In C.R.C.'s vault

  1. Fra. I.A. Fra. Ch. electione Fraternitatis caput. [elected head of Fraternity]: possibly Iohann Andreae (1586-1654)?
  2. Fra. G.V. M.P.G.
  3. Fra. F.R.C. Junior haeres S. Spiritus [younger heir of the house of the holy spirit]:
  4. Fra. F.B. M.P.A. Pictor et Architectus [painter and architect]: possibly Francis Bacon (1561-1626)?

"Secundi Circuli"

  1. Fra. P.A. Successor to Fra. I.O., Mathematicus
  2. Fra. A. Successor to Fra. P.D.
  3. Fra. R. Successor to Patris C.R.C., cum Christo Triumphantis [with Christ Triumphant]

The enigmatic "Fra. F.R.C." in the vault (the "R.C." in the narrative, see above) is mentioned as "heir"; this statement "younger heir of the house of the holy spirit" seems to provide evidence of the intimate relation to "Father C.R.", possibly meaning "Father R.C." [forming the C.R.C. initials]:

  • The poet Fernando Pessoa - known defender of Masonic and Rosicrucian ideals and possible Rosicrucian Initiate, as he states "Initiated from Master to Disciple in the three minor degrees of the (apparently extinct) Portuguese Templar Order" (Rosicrucians seem to have had a deep presence in Portugal, intermixed with Templar tradition, and with evidence in monuments and literature, from medieavel times into the 20th century) - wrote an hermetic poem titled "pt:No Túmulo de Christian Rosenkreutz" [In the Tomb of C.R.C], which states in the final line/verse: "Our Father Rose-n-c[k]reuz [Rosaecruz] knows and keeps silent", which may attribute the whole key to the understanding of the "Fama" to the enigmatic character described as "R.C." or "F.R.C".
  • The sentence "cum Christo Triumphantis" [with Christ Triumphant] may imply that the central meaning of the "Fama" is to give account of the final achievement into the "Great Work" (the Philosopher's Stone of the alchemists, or the Holy Grail of the Templars) by C.R.C., Christian Rosenkreuz. This seems to describe that the symbolism of the unification of the "Rose" and the "Cross" (Christian Rose Cross), in the Legend, implies the existence of a Christic state (Christ, the Light of the World), which includes liberation from the cycle of births and deaths, comparable and higher than the Buddhic state (Buddha, the Light of Asia) described in the eastern sacred literature. This "Christic" process and state is pointed by major occultists as being described in some major western literary works as the 14th century The Divine Comedy or the 16th century The Lusiads, and, it is also, to some extent, explained in the Rosicrucian literature known as Western Wisdom Teachings.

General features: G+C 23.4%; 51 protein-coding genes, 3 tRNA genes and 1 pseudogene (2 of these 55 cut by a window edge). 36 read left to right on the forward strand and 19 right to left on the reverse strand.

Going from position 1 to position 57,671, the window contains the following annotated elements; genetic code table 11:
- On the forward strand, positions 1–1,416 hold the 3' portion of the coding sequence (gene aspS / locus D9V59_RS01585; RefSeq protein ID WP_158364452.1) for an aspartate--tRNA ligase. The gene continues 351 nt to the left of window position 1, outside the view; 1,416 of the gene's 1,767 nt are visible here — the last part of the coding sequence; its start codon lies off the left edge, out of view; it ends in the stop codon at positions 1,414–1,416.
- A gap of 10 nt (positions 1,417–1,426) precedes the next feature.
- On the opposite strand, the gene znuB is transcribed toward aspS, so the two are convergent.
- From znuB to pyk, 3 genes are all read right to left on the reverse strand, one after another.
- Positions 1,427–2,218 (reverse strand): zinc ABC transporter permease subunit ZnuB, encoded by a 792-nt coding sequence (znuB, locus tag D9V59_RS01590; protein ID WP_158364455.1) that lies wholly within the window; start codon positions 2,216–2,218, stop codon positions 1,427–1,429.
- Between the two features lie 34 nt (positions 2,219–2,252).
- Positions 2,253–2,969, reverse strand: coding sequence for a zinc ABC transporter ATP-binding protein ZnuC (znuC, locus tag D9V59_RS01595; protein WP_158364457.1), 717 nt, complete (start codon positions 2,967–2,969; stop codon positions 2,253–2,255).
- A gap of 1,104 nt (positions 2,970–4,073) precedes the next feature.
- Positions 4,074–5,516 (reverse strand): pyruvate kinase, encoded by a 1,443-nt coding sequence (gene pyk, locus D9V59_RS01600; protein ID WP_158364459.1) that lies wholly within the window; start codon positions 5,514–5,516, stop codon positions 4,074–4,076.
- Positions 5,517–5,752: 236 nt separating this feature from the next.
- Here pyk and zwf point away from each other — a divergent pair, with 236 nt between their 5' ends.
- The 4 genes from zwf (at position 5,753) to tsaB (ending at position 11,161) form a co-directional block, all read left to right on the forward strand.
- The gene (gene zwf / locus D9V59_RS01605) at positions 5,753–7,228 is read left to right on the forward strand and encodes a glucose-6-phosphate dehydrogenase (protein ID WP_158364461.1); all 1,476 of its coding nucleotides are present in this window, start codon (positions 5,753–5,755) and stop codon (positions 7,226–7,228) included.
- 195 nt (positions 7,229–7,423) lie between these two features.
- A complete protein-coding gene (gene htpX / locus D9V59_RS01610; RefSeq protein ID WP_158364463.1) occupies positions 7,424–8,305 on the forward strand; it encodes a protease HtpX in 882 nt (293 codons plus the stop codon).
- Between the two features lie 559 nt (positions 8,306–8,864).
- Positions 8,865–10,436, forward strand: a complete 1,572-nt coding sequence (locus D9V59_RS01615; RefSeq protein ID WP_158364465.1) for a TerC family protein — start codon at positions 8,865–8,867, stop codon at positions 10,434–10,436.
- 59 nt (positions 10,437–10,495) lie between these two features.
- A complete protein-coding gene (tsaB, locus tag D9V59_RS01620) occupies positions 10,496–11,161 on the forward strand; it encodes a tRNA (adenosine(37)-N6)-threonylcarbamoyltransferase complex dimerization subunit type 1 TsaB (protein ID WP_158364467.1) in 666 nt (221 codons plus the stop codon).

According to Émile Dantinne (1884–1969), the origins of the Rosicrucians may have an Islamic connection. Rosenkreuz started his pilgrimage at the age of sixteen. This led him to Arabia, Egypt, and Morocco, where he came into contact with sages of the East who revealed to him the "universal harmonic science." After learning Arabic philosophy in Jerusalem, he was led to Damcar. This place remains a mystery—it did not become Damascus but is somewhere not too far from Jerusalem. Then he stopped briefly in Egypt. Soon afterwards, he embarked to Fes, a center of philosophical and occult studies, such as the alchemy of Abu-Abdallah, Gabir ben Hayan, and Imam Jafar al Sadiq, the astrology and magic of Ali-ash-Shabramallishi, and the esoteric science of Abdarrahman ben Abdallah al Iskari. However, Dantinne states that Rosenkreuz may have found his secrets amongst the Brethren of Purity, a society of philosophers that had formed in Basra (Iraq) sometime during the 900s. Their doctrine had its source in the study of the ancient Greek philosophers, but it became more neo-Pythagorean. They adopted the Pythagorean tradition of envisioning objects and ideas in terms of their numeric aspects. Their theurgy and esoteric knowledge is expounded in an epistolary style in the Encyclopedia of the Brethren of Purity.

The Brethren of Purity and the Sufis were united in many points of doctrine. They both were mystical orders deriving from Qur'anic theology but supplanting dogma with a faith in the Divine Reality. There were many similarities between the Rosicrucian way as expressed in the manifestos and the way of life of the Brethren of Purity. Neither group wore special clothing, both practiced abstinence, they healed the sick, and they offered their teachings free of charge. Similarities also were evident in the doctrinal elements of their theurgy and the story of creation in terms of emanationism.

Notes and references

See also

External links